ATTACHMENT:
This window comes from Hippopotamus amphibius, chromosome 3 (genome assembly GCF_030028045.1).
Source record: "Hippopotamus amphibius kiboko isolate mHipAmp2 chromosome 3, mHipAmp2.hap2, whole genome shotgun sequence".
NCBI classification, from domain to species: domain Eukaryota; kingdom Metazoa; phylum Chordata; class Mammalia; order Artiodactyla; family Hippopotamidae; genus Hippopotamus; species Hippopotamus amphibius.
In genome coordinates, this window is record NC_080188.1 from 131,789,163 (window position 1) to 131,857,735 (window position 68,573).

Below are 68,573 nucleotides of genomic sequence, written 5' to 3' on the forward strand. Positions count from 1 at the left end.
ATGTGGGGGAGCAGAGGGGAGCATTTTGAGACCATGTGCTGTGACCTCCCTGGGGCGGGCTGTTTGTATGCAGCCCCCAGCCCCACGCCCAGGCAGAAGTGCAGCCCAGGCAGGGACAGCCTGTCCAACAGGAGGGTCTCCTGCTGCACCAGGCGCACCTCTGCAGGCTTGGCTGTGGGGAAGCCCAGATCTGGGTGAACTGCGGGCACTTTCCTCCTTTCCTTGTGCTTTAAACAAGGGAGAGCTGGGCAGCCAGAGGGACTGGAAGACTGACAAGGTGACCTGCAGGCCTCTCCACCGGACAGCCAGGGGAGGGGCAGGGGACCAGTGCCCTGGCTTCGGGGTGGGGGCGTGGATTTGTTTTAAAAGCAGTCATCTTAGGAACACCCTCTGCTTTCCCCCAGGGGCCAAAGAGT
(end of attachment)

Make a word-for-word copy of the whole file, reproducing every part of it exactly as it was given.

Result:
This window comes from Hippopotamus amphibius, chromosome 3 (genome assembly GCF_030028045.1).
Source record: "Hippopotamus amphibius kiboko isolate mHipAmp2 chromosome 3, mHipAmp2.hap2, whole genome shotgun sequence".
NCBI classification, from domain to species: domain Eukaryota; kingdom Metazoa; phylum Chordata; class Mammalia; order Artiodactyla; family Hippopotamidae; genus Hippopotamus; species Hippopotamus amphibius.
In genome coordinates, this window is record NC_080188.1 from 131,789,163 (window position 1) to 131,857,735 (window position 68,573).

Below are 68,573 nucleotides of genomic sequence, written 5' to 3' on the forward strand. Positions count from 1 at the left end.
ATGTGGGGGAGCAGAGGGGAGCATTTTGAGACCATGTGCTGTGACCTCCCTGGGGCGGGCTGTTTGTATGCAGCCCCCAGCCCCACGCCCAGGCAGAAGTGCAGCCCAGGCAGGGACAGCCTGTCCAACAGGAGGGTCTCCTGCTGCACCAGGCGCACCTCTGCAGGCTTGGCTGTGGGGAAGCCCAGATCTGGGTGAACTGCGGGCACTTTCCTCCTTTCCTTGTGCTTTAAACAAGGGAGAGCTGGGCAGCCAGAGGGACTGGAAGACTGACAAGGTGACCTGCAGGCCTCTCCACCGGACAGCCAGGGGAGGGGCAGGGGACCAGTGCCCTGGCTTCGGGGTGGGGGCGTGGATTTGTTTTAAAAGCAGTCATCTTAGGAACACCCTCTGCTTTCCCCCAGGGGCCAAAGAGT